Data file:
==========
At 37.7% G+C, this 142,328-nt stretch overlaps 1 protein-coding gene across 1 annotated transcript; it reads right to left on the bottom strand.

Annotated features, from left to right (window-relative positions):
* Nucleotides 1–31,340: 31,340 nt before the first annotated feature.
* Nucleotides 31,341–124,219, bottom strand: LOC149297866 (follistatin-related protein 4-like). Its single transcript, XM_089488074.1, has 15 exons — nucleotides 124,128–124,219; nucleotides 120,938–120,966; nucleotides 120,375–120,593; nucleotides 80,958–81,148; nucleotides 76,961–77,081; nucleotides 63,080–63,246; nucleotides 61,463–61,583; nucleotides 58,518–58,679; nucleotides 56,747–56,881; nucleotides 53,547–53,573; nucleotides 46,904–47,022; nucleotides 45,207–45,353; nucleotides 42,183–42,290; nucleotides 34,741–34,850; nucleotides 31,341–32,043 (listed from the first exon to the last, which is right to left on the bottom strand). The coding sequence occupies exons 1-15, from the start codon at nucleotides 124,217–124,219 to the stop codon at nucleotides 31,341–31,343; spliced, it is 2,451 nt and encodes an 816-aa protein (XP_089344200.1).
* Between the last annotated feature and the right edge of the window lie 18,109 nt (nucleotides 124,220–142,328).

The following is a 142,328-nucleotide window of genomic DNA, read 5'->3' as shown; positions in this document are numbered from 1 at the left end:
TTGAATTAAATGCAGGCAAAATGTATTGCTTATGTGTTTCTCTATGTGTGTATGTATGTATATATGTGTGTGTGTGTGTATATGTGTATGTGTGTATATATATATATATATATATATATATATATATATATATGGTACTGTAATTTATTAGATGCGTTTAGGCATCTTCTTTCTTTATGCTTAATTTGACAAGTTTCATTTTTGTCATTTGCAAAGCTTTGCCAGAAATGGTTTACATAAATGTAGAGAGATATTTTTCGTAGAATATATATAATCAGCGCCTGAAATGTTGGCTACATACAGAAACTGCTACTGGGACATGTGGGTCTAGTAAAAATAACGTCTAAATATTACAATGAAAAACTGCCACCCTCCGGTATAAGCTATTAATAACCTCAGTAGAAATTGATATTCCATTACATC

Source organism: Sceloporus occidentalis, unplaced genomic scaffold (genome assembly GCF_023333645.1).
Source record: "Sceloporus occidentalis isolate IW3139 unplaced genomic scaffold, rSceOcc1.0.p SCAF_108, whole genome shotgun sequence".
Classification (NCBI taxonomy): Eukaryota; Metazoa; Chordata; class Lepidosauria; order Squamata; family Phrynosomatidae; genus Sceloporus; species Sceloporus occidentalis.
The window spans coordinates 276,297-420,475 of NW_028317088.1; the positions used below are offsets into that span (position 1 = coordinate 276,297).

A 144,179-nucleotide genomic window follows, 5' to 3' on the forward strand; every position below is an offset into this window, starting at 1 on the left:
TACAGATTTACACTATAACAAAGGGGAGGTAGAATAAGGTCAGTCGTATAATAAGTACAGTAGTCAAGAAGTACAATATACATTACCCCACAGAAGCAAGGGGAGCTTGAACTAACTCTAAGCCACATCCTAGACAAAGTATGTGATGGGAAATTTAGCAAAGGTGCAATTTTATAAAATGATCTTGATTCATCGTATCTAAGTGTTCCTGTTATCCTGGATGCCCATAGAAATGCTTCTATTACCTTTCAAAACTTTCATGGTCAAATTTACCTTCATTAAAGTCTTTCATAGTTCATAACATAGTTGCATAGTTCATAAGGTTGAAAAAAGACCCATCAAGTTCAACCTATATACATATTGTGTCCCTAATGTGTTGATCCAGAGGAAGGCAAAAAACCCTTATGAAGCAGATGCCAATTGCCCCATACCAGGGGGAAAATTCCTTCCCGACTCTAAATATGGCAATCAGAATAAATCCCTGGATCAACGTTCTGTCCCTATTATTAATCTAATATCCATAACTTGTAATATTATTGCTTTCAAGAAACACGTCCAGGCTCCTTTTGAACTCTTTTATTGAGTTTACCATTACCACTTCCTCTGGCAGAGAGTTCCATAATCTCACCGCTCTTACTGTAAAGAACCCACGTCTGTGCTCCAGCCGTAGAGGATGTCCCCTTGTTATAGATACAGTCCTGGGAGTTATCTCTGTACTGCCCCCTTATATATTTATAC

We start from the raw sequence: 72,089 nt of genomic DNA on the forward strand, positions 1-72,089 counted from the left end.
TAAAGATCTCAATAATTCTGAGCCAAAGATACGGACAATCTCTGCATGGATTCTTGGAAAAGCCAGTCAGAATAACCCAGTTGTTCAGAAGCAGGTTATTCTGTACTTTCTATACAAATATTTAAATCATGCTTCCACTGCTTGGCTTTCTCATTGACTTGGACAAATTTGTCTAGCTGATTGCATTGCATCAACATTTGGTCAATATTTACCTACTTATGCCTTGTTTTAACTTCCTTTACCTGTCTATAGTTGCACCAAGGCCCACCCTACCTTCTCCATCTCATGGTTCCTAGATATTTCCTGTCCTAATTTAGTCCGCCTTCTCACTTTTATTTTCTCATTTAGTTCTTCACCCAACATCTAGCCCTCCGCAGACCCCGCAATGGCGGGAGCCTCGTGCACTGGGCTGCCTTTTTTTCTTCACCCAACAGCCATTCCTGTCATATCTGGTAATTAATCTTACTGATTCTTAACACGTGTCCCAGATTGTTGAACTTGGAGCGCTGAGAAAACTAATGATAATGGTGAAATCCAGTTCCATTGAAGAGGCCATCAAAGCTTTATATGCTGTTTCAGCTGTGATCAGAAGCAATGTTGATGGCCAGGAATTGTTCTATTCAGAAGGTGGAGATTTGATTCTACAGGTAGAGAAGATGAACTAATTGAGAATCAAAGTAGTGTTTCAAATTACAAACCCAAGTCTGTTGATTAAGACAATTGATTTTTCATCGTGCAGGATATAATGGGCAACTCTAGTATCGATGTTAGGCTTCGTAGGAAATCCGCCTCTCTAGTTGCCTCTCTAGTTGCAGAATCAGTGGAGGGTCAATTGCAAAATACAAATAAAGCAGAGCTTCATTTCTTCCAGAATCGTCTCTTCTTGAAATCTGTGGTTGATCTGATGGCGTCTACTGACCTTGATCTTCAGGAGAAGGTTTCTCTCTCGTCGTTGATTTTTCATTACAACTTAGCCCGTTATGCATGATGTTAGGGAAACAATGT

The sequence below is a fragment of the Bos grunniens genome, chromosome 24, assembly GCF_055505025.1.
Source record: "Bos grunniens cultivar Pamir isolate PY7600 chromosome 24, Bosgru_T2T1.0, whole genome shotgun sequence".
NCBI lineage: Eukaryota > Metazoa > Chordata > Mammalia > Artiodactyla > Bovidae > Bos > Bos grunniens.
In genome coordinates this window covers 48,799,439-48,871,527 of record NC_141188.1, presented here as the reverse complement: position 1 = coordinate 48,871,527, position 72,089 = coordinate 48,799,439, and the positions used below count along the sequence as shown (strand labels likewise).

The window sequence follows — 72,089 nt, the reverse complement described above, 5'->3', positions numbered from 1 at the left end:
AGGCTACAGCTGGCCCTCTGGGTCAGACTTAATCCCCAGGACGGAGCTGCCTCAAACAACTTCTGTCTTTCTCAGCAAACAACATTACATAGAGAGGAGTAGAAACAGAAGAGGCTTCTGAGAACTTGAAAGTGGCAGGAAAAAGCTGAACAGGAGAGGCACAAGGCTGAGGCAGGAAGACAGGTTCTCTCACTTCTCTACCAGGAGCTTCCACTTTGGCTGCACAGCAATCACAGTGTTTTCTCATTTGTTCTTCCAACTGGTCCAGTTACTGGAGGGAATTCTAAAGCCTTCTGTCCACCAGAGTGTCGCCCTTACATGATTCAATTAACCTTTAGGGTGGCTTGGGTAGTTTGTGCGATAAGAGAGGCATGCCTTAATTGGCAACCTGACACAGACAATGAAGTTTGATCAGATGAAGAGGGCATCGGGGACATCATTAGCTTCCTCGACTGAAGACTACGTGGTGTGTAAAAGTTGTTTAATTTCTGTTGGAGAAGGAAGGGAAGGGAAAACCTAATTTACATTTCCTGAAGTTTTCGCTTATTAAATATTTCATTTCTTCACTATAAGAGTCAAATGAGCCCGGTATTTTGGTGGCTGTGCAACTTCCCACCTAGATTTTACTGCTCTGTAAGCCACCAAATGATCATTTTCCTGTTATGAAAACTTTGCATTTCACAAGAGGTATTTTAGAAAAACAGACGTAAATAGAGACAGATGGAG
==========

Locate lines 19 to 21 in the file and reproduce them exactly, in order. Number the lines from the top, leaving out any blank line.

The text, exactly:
In genome coordinates this window covers 48,799,439-48,871,527 of record NC_141188.1, presented here as the reverse complement: position 1 = coordinate 48,871,527, position 72,089 = coordinate 48,799,439, and the positions used below count along the sequence as shown (strand labels likewise).

The window sequence follows — 72,089 nt, the reverse complement described above, 5'->3', positions numbered from 1 at the left end:
AGGCTACAGCTGGCCCTCTGGGTCAGACTTAATCCCCAGGACGGAGCTGCCTCAAACAACTTCTGTCTTTCTCAGCAAACAACATTACATAGAGAGGAGTAGAAACAGAAGAGGCTTCTGAGAACTTGAAAGTGGCAGGAAAAAGCTGAACAGGAGAGGCACAAGGCTGAGGCAGGAAGACAGGTTCTCTCACTTCTCTACCAGGAGCTTCCACTTTGGCTGCACAGCAATCACAGTGTTTTCTCATTTGTTCTTCCAACTGGTCCAGTTACTGGAGGGAATTCTAAAGCCTTCTGTCCACCAGAGTGTCGCCCTTACATGATTCAATTAACCTTTAGGGTGGCTTGGGTAGTTTGTGCGATAAGAGAGGCATGCCTTAATTGGCAACCTGACACAGACAATGAAGTTTGATCAGATGAAGAGGGCATCGGGGACATCATTAGCTTCCTCGACTGAAGACTACGTGGTGTGTAAAAGTTGTTTAATTTCTGTTGGAGAAGGAAGGGAAGGGAAAACCTAATTTACATTTCCTGAAGTTTTCGCTTATTAAATATTTCATTTCTTCACTATAAGAGTCAAATGAGCCCGGTATTTTGGTGGCTGTGCAACTTCCCACCTAGATTTTACTGCTCTGTAAGCCACCAAATGATCATTTTCCTGTTATGAAAACTTTGCATTTCACAAGAGGTATTTTAGAAAAACAGACGTAAATAGAGACAGATGGAG